Building boundaries around addictive games
Tencent announced this week that it will limit the amount of time children can play the role-playing mobile game Honor…www.theverge.com
Video game addiction has certainly been a topic of cultural conversation in the U.S. over the last decade. While it seems to affect people of all ages, children and teens can be especially vulnerable. Whether or not you believe it deserves a clinical diagnosis, the anecdotal stories are grim:
In 2005, Shanghai gamer Qiu Chengwei stabbed a friend to death when he found out that he had sold a virtual sword…www.psychologytoday.com
Douglas Gentile, a psychologist at Iowa State University, has been studying the subject for decades. "The first study I…www.cnn.com
Video games are nothing new, and neither are reports of game addiction. But today's most popular games are wholly…www.washingtonpost.com
Adam set his alarm for 3 a.m., when he knew his parents would be fast asleep. He crept downstairs to the family's…www.chicagotribune.com
I’ll leave the psychology, and the discussions about what a private company can and can’t do, to the experts. I’m more interested in the ethical discussion around building addictive games.
Where is the line between fun and addictive? Who determines what is “okay” — and how? We still don’t fully understand the brain and why we do the things we do. What data can predict that a player will develop an unhealthy relationship with a game? After how many hours, after how many reward hits, after how many notifications?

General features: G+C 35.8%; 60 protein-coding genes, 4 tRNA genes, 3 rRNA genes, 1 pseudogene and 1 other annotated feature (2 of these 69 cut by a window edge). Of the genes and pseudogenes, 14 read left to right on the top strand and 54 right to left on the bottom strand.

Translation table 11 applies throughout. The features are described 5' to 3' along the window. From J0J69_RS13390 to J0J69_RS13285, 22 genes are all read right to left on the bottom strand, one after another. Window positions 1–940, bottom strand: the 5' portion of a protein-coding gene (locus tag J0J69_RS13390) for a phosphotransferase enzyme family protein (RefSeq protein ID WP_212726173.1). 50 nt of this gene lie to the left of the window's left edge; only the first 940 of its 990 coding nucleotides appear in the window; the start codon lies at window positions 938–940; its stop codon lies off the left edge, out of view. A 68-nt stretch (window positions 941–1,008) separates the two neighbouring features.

And, if we did know those things, what is the responsibility of the team or teams that designed and built it that way? There is an assumption in tech that we know what will happen if we put this box here or put that button there; that we have more data than we actually do; that human behavior aligns enough with best practices that we can predict what users will do. In reality, the choices made to design an entire experience are often made across many teams, with varying amounts of data and disparate goals.
Clearly, I would love to know more about the conversations that happened inside of Tencent leading to this announcement. How did they weigh the potential impact? What data did they use? What do they hope to gain from instituting these limits? If nothing else, I hope this promotes discussion around making sure technology fits into our lives, not the other way around. And will other games and/or services follow suit?
What do you think: proactive, pro-user move or secret cover for a long-term marketing campaign? (You never know.)